ABSTRACT

Horrillo-Caraballo, J.M., Reeve, D.E., Simmonds, D., Pan, S., Fox, A., Thompson, R., Hoggarth, S., Kwan, S.S.H. and Greaves, D., 2013. Application of a source-pathway-receptor-consequence (S-P-R-C) methodology to the Teign Estuary, UK.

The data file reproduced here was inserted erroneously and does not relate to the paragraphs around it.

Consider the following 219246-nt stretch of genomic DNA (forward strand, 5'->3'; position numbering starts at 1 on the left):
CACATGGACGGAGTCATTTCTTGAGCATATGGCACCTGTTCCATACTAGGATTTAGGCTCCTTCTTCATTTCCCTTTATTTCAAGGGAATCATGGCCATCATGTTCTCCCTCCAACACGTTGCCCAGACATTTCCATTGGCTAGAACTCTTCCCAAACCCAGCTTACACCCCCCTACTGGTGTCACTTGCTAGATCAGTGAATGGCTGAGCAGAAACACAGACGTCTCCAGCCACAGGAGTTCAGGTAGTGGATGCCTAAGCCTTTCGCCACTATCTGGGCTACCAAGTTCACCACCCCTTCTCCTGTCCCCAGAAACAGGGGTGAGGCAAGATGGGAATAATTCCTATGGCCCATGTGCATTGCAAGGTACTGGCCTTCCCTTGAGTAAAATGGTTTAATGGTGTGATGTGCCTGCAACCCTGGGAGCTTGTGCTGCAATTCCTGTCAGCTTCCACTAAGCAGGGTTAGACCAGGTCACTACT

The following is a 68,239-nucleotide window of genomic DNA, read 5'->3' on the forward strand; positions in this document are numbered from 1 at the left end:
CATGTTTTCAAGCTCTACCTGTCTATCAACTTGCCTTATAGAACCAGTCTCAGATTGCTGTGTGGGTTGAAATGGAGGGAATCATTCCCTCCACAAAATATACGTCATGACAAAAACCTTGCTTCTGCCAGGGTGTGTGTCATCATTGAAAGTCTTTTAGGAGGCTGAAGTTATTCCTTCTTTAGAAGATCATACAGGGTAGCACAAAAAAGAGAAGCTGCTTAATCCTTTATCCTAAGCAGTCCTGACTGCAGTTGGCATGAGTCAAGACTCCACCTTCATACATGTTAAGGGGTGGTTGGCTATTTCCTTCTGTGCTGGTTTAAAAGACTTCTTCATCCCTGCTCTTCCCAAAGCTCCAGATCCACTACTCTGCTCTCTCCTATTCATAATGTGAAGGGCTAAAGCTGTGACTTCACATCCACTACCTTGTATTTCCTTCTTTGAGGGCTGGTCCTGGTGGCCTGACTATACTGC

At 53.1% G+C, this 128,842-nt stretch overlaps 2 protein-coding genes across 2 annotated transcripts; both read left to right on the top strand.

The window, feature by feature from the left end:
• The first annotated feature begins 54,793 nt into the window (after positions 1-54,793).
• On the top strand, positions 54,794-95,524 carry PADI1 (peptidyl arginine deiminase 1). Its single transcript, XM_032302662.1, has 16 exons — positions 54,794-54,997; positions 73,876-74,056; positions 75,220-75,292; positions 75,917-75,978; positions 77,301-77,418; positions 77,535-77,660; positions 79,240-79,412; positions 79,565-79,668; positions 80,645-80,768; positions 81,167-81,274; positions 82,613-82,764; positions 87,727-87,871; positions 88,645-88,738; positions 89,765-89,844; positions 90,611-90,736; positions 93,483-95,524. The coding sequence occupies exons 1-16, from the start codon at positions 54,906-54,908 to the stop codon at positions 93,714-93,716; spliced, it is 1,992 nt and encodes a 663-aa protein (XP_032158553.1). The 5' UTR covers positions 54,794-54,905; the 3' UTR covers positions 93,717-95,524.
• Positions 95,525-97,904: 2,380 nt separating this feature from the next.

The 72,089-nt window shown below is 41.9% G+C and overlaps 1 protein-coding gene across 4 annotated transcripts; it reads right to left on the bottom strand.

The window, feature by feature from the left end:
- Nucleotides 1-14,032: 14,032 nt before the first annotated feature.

Coastal areas are economically vital in terms of population, industry, trade and tourism. The numbers of people and properties at risk will increase as economies grow or develop, while climate change will amplify the likelihood of extreme events, as well as accelerate potential habitat decline. The development of a systematic approach to deliver both a low-risk coast for human use and healthy habitats subject to multiple change factors is envisaged within the European project THESEUS of which this study forms a part. Plymouth Sound to Exe Estuary (UK) is one of several project sites. This site involves complex coastal and estuarine processes; interactions between coastal defence structures, coastal morphology and ecological habitats; and significant economic, social and environmental impacts, which makes a really interesting and challenging site to study. The source-pathway-receptor-consequence or ‘S-P-R-C' methodology was adopted to identify the risk of flooding and erosion. This method is a simple conceptual model for representing systems and processes that lead to a particular consequence. Sources, pathways and receptors have been identified and defined in a GIS system, the information for the sources was derived from tide gauges at Plymouth and Exmouth, simulated surge and wave conditions derived from running POLCOMS (over 4 × 30 year time slices) for present conditions and the A1B scenario (short-, mid- and long-term). Pathway information was obtained from a variety of sources but largely from the UK Environment Agency databases. Receptors were defined on the basis of land use obtained from the CORINE database from the European Environment Agency, terrain elevation data and defence type. It is concluded that should the extreme changes for the four main sources (mean sea-level, waves surge and river flow) coincide, the impact would be catastrophic if land usage remains as it is today.

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